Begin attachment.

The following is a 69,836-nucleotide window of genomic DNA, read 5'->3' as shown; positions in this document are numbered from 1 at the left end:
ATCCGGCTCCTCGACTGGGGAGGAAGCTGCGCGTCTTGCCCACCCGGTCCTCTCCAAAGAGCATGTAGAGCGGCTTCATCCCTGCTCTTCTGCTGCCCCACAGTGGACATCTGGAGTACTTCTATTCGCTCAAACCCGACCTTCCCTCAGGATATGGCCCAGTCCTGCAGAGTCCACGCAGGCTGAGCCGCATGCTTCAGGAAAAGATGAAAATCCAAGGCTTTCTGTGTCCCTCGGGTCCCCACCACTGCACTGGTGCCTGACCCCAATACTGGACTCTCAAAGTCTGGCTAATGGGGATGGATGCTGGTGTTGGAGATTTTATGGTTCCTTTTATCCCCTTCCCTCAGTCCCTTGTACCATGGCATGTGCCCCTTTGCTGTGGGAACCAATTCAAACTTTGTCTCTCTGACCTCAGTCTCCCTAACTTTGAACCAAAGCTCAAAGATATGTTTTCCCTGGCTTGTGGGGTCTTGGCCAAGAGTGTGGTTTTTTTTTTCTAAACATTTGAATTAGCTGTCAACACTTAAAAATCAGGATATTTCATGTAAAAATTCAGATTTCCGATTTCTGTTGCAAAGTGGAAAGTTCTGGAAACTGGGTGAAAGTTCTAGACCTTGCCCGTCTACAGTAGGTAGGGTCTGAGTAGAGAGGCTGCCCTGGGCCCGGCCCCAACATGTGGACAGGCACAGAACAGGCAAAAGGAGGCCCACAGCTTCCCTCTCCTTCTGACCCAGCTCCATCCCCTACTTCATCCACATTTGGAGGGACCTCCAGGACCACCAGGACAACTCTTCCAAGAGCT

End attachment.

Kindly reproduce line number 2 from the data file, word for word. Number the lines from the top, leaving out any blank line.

ATCCGGCTCCTCGACTGGGGAGGAAGCTGCGCGTCTTGCCCACCCGGTCCTCTCCAAAGAGCATGTAGAGCGGCTTCATCCCTGCTCTTCTGCTGCCCCACAGTGGACATCTGGAGTACTTCTATTCGCTCAAACCCGACCTTCCCTCAGGATATGGCCCAGTCCTGCAGAGTCCACGCAGGCTGAGCCGCATGCTTCAGGAAAAGATGAAAATCCAAGGCTTTCTGTGTCCCTCGGGTCCCCACCACTGCACTGGTGCCTGACCCCAATACTGGACTCTCAAAGTCTGGCTAATGGGGATGGATGCTGGTGTTGGAGATTTTATGGTTCCTTTTATCCCCTTCCCTCAGTCCCTTGTACCATGGCATGTGCCCCTTTGCTGTGGGAACCAATTCAAACTTTGTCTCTCTGACCTCAGTCTCCCTAACTTTGAACCAAAGCTCAAAGATATGTTTTCCCTGGCTTGTGGGGTCTTGGCCAAGAGTGTGGTTTTTTTTTTCTAAACATTTGAATTAGCTGTCAACACTTAAAAATCAGGATATTTCATGTAAAAATTCAGATTTCCGATTTCTGTTGCAAAGTGGAAAGTTCTGGAAACTGGGTGAAAGTTCTAGACCTTGCCCGTCTACAGTAGGTAGGGTCTGAGTAGAGAGGCTGCCCTGGGCCCGGCCCCAACATGTGGACAGGCACAGAACAGGCAAAAGGAGGCCCACAGCTTCCCTCTCCTTCTGACCCAGCTCCATCCCCTACTTCATCCACATTTGGAGGGACCTCCAGGACCACCAGGACAACTCTTCCAAGAGCT